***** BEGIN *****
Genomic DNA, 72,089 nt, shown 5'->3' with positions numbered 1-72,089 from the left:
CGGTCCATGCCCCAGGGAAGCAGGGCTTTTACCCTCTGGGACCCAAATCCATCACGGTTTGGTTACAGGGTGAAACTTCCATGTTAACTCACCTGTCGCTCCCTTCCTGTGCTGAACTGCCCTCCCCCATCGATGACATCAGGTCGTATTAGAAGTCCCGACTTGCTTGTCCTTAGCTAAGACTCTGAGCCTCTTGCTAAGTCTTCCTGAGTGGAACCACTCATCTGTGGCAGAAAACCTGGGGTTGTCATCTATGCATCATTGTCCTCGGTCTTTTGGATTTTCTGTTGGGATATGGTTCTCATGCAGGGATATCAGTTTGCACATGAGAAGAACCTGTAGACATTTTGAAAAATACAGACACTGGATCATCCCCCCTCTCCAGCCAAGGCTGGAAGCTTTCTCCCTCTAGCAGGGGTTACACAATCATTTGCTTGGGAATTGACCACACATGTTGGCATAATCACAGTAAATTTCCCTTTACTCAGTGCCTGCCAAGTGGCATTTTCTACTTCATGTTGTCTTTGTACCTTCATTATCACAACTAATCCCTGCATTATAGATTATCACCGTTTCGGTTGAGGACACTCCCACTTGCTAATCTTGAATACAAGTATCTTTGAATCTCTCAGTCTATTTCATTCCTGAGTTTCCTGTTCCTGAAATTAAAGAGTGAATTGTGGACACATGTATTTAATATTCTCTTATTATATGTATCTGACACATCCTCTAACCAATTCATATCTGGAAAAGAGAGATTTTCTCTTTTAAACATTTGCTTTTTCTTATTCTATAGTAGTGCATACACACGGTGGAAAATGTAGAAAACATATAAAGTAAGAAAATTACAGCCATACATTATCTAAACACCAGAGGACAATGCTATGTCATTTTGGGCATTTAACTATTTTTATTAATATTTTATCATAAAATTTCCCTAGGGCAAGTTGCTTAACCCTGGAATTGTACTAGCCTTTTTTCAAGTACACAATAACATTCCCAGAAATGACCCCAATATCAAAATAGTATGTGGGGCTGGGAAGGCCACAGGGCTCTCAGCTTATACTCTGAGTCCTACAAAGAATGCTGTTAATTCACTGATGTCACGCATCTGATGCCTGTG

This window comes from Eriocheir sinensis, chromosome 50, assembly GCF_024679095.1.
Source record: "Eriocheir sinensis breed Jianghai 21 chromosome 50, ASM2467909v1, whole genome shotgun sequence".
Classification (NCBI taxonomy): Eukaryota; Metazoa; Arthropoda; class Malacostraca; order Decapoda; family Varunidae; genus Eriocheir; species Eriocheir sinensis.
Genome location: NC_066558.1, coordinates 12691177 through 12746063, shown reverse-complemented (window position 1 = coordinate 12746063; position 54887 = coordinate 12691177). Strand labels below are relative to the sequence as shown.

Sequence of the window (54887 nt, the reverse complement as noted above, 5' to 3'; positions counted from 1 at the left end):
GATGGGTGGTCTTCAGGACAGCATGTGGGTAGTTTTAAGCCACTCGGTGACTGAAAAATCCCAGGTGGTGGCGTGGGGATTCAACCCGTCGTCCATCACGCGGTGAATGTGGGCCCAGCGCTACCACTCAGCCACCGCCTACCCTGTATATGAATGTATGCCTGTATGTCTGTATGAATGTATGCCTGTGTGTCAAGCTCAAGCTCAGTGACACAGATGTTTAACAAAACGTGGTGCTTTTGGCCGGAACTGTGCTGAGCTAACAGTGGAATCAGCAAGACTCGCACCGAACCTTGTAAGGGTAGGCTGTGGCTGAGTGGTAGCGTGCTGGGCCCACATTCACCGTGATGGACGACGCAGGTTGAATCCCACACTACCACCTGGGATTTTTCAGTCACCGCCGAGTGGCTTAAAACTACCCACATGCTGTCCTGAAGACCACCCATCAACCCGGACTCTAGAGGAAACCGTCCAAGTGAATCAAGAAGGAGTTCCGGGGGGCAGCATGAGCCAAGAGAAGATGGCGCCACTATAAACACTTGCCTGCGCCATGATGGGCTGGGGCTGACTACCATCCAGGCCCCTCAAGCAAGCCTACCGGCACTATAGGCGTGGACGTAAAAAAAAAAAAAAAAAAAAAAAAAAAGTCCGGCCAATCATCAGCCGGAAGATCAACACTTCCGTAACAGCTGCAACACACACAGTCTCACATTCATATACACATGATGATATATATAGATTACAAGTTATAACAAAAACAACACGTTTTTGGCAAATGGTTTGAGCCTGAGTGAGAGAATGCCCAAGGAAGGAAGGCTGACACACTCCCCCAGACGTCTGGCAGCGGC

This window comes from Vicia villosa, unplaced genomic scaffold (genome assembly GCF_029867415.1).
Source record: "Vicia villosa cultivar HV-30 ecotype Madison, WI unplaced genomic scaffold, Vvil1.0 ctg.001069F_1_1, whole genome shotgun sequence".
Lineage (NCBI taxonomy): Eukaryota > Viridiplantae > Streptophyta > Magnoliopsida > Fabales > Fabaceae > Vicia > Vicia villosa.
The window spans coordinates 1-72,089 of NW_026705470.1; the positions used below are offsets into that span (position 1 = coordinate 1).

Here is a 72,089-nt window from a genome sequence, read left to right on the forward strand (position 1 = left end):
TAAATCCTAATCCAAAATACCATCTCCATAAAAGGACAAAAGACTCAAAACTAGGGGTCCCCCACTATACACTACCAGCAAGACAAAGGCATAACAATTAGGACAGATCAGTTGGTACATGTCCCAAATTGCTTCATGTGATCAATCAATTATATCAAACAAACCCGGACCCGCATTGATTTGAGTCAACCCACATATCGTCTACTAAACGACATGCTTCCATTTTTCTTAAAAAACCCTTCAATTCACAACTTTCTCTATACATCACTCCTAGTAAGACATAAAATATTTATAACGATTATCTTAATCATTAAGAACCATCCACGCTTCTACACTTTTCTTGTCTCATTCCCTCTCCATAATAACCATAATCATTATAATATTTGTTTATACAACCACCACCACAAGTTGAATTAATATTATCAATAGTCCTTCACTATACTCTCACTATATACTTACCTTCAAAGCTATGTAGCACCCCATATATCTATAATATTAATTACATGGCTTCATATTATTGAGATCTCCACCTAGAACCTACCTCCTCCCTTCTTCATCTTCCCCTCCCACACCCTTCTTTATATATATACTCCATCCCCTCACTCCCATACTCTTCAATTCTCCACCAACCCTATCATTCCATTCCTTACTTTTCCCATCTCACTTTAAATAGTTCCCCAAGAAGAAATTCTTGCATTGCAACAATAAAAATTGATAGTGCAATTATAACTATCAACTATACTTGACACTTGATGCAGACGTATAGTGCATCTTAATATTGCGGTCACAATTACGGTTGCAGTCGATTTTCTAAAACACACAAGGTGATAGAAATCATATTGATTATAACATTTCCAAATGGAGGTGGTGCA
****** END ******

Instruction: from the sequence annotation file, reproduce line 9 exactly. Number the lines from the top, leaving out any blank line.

This window comes from Vicia villosa, unplaced genomic scaffold (genome assembly GCF_029867415.1).